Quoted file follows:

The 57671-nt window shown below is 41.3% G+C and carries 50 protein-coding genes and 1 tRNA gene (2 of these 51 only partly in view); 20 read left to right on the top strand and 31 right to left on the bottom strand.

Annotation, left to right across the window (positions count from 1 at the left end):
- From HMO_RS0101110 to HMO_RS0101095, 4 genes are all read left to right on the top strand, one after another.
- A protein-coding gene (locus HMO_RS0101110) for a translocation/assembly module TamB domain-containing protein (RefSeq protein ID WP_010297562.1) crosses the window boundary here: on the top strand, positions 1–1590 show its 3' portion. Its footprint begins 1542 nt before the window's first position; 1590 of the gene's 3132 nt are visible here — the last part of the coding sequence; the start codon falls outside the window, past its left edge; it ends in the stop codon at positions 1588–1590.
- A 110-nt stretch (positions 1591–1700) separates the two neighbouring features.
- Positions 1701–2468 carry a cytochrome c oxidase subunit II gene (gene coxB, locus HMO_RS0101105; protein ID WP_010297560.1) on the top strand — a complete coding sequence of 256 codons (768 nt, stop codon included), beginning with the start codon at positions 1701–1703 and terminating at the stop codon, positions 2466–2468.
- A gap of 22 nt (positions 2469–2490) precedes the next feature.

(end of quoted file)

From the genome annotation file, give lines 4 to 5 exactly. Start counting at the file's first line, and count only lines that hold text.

- A protein-coding gene (locus HMO_RS0101110) for a translocation/assembly module TamB domain-containing protein (RefSeq protein ID WP_010297562.1) crosses the window boundary here: on the top strand, positions 1–1590 show its 3' portion. Its footprint begins 1542 nt before the window's first position; 1590 of the gene's 3132 nt are visible here — the last part of the coding sequence; the start codon falls outside the window, past its left edge; it ends in the stop codon at positions 1588–1590.
- A 110-nt stretch (positions 1591–1700) separates the two neighbouring features.